According to David Kern, Chief Economist at the British Chambers of Commerce, unexpected rise in UK inflation postpones but does not remove the risk of deflation this year. Though the annual increase was partly due to the weakness in sterling, this might also indicate that productive potential in the economy is falling and there remains less spare capacity to exert downward pressure on prices.

As the inflation remained more than one percentage point above the 2% target, Bank of England Governor, Mervyn King was forced to write another open letter to the Chancellor of the Exchequer, Alistair Darling stating reasons for the above target inflation.

King expects a sharp decline in CPI inflation since its peak in September to resume in the coming months. He added, It is likely that over the next year CPI inflation will move below target, although the profile of inflation could be volatile, reflecting the reversal of the temporary change in VAT on CPI inflation.

The pound has slipped 4% against the dollar since reaching a 6-week high last Tuesday.

In early deals on Monday, the pound dropped to its lowest level in almost 10-days against the yen, falling to 137.39. The next downside target level for the pound is seen at 135.6. At last week's close, the pound-yen pair was quoted at 140.19.

The yen gained despite a disappointing economic report from Japan. Industrial output in Japan plummeted by 9.4% in February compared to the previous month, the Ministry of Economy, Trade and Industry said. That was slightly worse than forecasts that called for a decline of 9.0% following the 10.2% decline in January. On an annual basis, industrial output dropped 38.4% compared to forecasts of a 38.1% decline after the 31.0% retreat in the previous month.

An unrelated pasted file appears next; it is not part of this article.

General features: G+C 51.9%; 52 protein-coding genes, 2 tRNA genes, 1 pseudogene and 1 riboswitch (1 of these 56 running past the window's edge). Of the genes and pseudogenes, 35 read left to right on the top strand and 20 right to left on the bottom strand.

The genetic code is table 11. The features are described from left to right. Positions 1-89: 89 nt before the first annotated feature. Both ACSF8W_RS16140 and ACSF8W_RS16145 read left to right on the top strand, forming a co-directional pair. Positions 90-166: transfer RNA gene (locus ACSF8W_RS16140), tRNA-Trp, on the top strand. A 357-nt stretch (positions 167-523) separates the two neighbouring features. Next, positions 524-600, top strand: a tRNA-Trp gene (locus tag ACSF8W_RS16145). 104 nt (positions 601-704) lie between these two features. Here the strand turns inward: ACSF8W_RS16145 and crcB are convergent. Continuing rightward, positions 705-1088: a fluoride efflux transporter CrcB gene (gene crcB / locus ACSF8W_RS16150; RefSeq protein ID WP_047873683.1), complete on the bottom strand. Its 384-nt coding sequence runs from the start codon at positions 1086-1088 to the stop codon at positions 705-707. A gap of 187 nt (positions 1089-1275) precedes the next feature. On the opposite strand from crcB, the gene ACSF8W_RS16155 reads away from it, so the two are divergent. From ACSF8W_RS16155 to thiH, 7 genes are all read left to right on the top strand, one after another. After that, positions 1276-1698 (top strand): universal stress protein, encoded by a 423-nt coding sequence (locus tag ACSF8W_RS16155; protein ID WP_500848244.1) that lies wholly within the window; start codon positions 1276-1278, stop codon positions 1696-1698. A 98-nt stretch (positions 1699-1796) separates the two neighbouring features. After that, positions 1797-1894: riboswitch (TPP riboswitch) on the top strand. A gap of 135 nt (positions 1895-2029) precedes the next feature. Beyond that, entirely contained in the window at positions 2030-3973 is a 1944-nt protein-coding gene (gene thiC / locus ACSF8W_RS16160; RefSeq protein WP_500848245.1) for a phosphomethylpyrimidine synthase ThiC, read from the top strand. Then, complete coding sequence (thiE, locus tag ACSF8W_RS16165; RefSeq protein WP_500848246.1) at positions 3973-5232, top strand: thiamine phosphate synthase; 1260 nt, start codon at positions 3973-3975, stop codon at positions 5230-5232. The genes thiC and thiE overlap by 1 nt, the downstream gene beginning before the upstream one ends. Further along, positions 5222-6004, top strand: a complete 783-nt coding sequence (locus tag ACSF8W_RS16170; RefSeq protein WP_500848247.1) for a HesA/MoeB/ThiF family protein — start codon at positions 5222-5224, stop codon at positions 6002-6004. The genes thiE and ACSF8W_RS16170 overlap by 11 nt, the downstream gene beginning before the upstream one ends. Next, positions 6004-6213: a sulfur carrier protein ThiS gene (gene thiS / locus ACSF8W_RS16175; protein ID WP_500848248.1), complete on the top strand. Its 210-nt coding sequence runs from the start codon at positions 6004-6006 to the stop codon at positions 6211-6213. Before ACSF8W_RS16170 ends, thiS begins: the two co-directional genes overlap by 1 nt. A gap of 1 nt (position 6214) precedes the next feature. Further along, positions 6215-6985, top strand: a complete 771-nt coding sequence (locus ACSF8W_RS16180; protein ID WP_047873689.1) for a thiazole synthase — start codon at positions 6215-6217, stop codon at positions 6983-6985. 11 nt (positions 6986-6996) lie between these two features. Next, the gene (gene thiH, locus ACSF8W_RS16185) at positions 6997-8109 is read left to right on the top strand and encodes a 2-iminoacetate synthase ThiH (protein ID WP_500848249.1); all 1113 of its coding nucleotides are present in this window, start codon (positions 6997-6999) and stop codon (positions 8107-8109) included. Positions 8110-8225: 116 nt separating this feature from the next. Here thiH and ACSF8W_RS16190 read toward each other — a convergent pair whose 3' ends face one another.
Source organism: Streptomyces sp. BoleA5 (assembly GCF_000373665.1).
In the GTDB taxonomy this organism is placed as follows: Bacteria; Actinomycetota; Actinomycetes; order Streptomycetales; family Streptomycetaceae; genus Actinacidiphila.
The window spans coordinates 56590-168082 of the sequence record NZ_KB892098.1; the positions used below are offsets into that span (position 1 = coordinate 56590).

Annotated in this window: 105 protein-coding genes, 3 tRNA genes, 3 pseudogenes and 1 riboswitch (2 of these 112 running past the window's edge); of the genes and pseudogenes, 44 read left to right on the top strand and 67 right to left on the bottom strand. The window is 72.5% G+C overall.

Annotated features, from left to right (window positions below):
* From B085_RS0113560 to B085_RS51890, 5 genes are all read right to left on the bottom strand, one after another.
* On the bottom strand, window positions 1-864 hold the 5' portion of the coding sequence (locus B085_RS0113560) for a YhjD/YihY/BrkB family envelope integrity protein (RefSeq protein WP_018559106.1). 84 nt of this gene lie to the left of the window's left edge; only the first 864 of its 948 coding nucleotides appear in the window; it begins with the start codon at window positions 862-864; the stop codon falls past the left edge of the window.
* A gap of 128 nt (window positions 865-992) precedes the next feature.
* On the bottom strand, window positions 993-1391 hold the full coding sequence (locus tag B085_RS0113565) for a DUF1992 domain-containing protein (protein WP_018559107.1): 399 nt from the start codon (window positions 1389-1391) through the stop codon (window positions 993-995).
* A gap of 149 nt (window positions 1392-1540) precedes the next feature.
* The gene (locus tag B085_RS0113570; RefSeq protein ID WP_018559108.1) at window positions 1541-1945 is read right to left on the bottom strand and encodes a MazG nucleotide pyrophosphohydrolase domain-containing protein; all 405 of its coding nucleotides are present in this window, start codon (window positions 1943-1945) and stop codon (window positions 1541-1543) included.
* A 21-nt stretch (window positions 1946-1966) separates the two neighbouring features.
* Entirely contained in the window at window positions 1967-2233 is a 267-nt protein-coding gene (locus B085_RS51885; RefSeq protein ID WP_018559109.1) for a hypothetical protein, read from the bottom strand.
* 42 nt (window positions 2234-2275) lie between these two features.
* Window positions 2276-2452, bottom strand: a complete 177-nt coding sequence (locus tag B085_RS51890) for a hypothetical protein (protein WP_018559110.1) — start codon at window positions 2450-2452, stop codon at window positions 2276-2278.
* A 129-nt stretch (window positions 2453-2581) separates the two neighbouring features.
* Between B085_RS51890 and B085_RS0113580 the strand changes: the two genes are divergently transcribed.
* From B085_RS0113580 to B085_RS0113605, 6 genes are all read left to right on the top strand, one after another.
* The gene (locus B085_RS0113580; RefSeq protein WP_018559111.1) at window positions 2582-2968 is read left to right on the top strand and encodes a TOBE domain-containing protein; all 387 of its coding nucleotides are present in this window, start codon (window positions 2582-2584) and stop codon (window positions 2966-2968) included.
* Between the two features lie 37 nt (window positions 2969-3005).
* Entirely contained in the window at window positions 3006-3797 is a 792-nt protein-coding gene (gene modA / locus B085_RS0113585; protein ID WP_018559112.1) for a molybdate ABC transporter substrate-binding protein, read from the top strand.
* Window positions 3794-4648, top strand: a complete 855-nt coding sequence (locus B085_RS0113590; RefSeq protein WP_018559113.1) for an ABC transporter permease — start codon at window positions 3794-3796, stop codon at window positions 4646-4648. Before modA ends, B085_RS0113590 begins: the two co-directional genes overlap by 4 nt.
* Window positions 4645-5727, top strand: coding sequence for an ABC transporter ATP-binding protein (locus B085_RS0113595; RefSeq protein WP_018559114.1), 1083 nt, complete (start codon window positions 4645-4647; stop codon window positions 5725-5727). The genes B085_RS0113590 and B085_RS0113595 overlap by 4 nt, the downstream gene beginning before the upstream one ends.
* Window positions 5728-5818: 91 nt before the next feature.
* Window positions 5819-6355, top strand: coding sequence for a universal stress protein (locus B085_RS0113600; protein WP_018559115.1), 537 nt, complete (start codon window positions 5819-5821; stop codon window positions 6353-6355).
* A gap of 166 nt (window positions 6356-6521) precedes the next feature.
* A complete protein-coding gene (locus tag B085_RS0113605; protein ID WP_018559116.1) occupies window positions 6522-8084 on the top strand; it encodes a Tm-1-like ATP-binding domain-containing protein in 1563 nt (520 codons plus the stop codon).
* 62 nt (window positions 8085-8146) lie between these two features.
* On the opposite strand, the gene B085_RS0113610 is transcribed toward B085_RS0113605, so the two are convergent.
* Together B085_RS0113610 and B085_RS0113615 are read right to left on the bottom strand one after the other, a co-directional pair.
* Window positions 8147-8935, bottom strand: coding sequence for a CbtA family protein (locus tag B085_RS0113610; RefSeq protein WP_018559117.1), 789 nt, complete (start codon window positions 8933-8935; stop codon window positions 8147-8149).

As recession fears increased in Japan, analysts expect the Japanese government may map out its third fiscal stimulus package ahead of the G20 summit this week to prop up the economy. Japan has already announced two stimulus packages with combined spending of 12 trillion yen to ease the pain from the global credit crisis.

The U.K. currency surged to near a 4-month high of 145.12 against the yen on March 24 on strong equity markets. However, the pound pared its gains later last week on disappointing U.K. retail sales report and the currency has lost 5% thus far.

U.K. retail sales grew at the slowest pace since 1995 in February, as consumers reduced their spending amid fears of deepening recession and rising unemployment. In a report, the Office for National Statistics said on March 26 that the retail sales volume recorded an annual increase of 0.4% in February, which was the weakest growth since September 1995. Annual growth stood much below 2.5% rise expected by economists.

The pound, which closed last week's trading at 1.6397 against the Swiss franc and 0.9285 against the euro declined to 1.6258 and 0.9326, respectively during early deals on Monday. If the pound slips further, it may find near term support at 1.623 against the franc and 0.938 against the euro.

The British final M4 money supply report for February and the Euro-zone business and consumer confidence reports for March are expected in the upcoming European session.

Across the Atlantic, there are no significant economic reports due to be released.